The scaffolding that diverted pedestrians outside of Silliman College last semester is finally gone, revealing the Sociology Department’s newly finished hub on College Street.
After spending nearly two decades spread among various buildings on or near Prospect Street, Sociology Department faculty moved into the freshly renovated offices at the beginning of August. The roughly week-long transition was smooth, members of the department said, and has brought sociology faculty within closer range of undergraduates and to each other.
“It’s a huge change for the better, because before this the Sociology faculty had been spread apart across five separate buildings — some of which are quite a ways apart from each other,” sociology professor Richard Breen said. “I think it’s great that we’re all in the same building now.”
The new location on College Street — which sits between the front entrance to Silliman College and St. Anthony Hall — contains about 20 offices in addition to a faculty lounge and classrooms. The building is entirely devoted to the Sociology Department, other than the classrooms on the first floor that are available for general University use, Breen said.
Though Breen and Deborah Davis, another professor in the department, said their new offices seem slightly smaller than their previous spaces in buildings near Science Hill, they both said they and the rest of the department are happy with the move.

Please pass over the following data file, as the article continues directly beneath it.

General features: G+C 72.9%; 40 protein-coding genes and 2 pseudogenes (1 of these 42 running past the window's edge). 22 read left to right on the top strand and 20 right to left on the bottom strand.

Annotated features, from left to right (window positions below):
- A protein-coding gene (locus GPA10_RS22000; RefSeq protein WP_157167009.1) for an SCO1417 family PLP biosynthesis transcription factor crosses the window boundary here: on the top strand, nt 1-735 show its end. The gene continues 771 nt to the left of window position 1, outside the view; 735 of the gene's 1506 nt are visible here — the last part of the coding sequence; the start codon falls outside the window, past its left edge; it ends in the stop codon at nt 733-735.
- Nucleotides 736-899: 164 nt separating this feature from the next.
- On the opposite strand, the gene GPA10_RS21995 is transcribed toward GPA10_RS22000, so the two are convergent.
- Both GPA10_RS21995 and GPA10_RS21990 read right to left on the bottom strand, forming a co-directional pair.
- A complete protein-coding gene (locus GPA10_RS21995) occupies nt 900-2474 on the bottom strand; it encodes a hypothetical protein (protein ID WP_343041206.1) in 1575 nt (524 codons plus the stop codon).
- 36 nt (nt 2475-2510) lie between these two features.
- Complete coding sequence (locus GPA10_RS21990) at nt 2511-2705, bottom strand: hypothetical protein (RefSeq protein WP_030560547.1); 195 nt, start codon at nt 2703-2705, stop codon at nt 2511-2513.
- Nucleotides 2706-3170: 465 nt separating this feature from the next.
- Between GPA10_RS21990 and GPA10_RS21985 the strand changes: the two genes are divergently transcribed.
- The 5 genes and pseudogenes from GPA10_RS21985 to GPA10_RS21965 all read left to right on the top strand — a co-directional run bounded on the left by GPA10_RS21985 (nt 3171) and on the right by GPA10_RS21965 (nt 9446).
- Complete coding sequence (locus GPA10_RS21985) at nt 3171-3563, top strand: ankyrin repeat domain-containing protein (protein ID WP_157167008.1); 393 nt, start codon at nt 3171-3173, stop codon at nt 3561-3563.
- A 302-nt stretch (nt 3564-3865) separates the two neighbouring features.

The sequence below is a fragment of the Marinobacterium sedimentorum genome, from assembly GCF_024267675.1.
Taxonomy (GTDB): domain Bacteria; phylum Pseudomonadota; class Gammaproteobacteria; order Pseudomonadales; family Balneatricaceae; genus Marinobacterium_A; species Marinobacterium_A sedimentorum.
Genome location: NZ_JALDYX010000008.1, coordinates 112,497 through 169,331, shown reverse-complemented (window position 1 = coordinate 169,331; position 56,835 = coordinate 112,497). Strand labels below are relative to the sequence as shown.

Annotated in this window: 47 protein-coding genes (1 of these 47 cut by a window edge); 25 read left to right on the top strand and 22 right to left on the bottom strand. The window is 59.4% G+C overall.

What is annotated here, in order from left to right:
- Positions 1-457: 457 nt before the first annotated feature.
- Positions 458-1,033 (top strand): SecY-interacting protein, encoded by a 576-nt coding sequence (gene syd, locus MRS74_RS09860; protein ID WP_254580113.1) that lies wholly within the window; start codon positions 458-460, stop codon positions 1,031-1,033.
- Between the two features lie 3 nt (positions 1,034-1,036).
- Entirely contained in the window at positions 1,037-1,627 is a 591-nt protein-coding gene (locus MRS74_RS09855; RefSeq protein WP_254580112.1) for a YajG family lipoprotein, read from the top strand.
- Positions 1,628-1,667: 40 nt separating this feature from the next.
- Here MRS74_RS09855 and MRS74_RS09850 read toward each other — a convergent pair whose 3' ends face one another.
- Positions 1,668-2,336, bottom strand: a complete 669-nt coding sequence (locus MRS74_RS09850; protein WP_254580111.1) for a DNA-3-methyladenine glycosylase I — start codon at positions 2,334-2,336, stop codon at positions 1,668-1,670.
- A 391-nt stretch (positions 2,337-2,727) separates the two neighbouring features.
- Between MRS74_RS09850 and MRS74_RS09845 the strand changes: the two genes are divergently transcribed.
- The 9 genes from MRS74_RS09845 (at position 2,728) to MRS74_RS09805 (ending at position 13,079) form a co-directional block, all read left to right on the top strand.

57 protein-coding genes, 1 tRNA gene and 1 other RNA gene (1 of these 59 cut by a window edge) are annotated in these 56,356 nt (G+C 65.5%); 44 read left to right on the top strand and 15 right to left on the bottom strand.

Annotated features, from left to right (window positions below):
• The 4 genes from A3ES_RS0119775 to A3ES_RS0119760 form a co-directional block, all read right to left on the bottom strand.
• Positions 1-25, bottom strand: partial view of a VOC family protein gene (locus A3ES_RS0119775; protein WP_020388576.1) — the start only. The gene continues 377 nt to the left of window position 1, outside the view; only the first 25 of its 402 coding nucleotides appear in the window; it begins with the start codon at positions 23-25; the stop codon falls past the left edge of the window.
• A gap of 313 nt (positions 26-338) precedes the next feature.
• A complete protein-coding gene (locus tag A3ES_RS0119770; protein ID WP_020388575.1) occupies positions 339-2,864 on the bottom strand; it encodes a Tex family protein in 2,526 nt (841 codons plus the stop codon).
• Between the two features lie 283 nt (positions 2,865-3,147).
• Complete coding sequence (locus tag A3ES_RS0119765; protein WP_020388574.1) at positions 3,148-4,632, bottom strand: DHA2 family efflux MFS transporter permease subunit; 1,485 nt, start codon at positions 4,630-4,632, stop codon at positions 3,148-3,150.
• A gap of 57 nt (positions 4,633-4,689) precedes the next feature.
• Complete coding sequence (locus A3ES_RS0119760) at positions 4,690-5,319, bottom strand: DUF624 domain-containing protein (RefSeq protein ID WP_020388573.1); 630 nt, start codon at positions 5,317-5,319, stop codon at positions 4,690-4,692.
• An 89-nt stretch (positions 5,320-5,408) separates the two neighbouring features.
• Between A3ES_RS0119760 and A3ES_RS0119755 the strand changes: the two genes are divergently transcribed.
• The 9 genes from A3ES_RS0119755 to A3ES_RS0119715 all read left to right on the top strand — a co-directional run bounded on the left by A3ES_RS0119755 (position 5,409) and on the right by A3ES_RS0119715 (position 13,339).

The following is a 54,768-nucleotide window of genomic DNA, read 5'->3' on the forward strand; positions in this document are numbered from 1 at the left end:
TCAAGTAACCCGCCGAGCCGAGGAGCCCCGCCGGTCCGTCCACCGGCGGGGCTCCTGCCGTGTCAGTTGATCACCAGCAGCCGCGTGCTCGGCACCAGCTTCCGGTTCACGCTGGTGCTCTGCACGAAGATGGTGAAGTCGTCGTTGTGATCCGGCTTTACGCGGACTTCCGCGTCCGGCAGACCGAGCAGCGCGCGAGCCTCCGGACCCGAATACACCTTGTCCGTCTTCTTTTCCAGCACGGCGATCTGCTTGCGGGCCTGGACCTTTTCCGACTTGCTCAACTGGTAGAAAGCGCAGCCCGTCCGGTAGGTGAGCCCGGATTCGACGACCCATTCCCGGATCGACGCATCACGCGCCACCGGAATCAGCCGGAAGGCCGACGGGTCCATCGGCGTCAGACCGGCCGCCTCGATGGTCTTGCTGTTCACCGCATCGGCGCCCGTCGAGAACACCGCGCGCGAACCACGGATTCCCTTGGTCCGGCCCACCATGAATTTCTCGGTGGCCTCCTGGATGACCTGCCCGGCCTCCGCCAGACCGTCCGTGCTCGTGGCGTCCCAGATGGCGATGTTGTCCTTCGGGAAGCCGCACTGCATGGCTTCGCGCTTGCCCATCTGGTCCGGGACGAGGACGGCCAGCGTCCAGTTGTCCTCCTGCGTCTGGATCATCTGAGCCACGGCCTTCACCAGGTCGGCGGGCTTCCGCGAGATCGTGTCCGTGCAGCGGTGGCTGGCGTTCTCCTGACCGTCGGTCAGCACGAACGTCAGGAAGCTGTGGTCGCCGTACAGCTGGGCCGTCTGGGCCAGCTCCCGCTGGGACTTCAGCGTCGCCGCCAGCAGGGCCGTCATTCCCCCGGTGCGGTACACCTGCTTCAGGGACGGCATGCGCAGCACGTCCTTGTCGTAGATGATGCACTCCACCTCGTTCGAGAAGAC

“Now you have a coherent space with a shared stairwell and shared corridors,” Davis said. “It’s easier to find people and interact with people. It’s a better community.”
Before its renovations, 493 College St. was run down and “quite a bit shabby,” Breen said. He called the renovations a “big improvement.”
Davis said that several of her students are happy that the department is now a shorter walk from the center of campus.
Sociology major Sarah Kelley ’13 said 493 College St. is more conveniently located than Rosenkranz Hall, where she used to take classes.
“I feel like it’s going to be a lot easier to have all the professors in the same building to go to office hours and stuff,” she said.
As of February, Yale planned to raze three buildings that formerly housed Yale’s Sociology Department — 140 Prospect St., 80 Sachem St. and 8 Prospect Place — if the plans were approved. At the time, the buildings were slated for demolition starting in December. The land they occupy will eventually be used to build two new residential colleges.
Those three buildings that used to house the Sociology Department stood in what is known as the “Prospect Triangle,” bounded by Prospect, Sachem and Canal streets.